The palm-shaped grips are added to the shaft stocks about to become
the numbered Series "A" special edition paddles.
Some of the laminated paddle blades will have as many as eleven
pieces. Here you can see the angled stub being inserted for a
Once the laminates are clamped, a micro-wave oven sets the glue
in about four minutes rather than the several hours it would normally take.
The glue will continue to cure for several hours, so once they come from
the oven, the paddles are stacked overnight before being worked on further.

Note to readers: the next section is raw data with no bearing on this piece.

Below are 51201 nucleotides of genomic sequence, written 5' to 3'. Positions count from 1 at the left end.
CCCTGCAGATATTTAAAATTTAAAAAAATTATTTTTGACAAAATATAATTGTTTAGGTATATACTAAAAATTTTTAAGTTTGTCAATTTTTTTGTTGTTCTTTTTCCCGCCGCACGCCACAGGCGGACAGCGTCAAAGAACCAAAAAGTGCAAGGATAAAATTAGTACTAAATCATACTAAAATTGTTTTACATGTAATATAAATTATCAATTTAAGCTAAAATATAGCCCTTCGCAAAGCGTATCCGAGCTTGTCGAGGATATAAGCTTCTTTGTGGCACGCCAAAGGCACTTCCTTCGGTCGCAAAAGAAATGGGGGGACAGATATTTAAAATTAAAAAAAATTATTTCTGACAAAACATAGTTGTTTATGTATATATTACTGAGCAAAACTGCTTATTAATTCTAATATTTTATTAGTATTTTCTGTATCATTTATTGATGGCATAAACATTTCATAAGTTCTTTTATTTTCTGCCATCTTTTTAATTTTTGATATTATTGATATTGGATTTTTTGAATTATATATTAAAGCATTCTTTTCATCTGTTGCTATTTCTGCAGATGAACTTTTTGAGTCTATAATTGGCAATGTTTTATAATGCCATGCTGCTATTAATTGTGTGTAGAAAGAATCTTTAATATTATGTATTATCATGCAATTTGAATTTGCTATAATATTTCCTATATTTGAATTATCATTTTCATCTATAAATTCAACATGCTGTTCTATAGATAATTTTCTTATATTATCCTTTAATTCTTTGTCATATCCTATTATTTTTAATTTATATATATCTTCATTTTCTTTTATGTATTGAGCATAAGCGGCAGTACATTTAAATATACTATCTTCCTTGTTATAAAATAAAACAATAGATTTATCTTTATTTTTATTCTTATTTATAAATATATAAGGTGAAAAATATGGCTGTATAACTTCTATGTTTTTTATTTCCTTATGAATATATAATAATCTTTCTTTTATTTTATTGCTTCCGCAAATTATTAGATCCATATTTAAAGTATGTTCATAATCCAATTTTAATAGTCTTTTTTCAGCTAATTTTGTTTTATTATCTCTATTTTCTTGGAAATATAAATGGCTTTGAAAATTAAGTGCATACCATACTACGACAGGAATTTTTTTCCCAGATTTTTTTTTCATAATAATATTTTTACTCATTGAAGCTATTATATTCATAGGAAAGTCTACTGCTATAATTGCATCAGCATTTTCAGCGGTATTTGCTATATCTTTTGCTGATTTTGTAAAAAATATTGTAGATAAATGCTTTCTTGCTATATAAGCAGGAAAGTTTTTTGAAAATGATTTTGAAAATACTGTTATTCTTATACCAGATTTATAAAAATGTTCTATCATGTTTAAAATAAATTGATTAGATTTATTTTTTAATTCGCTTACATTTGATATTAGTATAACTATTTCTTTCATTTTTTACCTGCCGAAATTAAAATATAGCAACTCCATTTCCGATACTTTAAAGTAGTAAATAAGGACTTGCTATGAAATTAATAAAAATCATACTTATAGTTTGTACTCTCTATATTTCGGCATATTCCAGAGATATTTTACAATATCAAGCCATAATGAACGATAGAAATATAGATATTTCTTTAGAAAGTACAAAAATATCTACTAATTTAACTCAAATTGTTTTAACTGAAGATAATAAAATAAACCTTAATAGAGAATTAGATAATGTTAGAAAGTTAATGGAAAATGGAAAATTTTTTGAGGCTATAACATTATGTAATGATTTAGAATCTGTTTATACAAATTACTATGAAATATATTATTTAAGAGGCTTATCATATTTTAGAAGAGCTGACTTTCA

The paddle blades are cut out by a computer-driven router following
a digital template that insures every blade of a particular design is
accurately reproduced. They adapted a sanding machine designed for
making hockey sticks to sand both sides of the blades at once. Additional
bevels and tapers are added by hands trained by having done the same
skilled task hundreds of thousands of times. Some of the blades are
then fiberglass wrapped.
The dark Rockgard epoxy edge can be seen here on the Series "A" going
all the way around the blade. On my BB Special, the Rockgard
encompasses the tip and a couple inches up either side. It is ruggedly
strong and protects the blade from abrasion or splitting after repeated
encounters with rocks, gravel, coral, or sand on the bottom or shore. In
spite of some labor-saving devices incorporated in the process, there is
serious craftsmanship that goes into these paddles.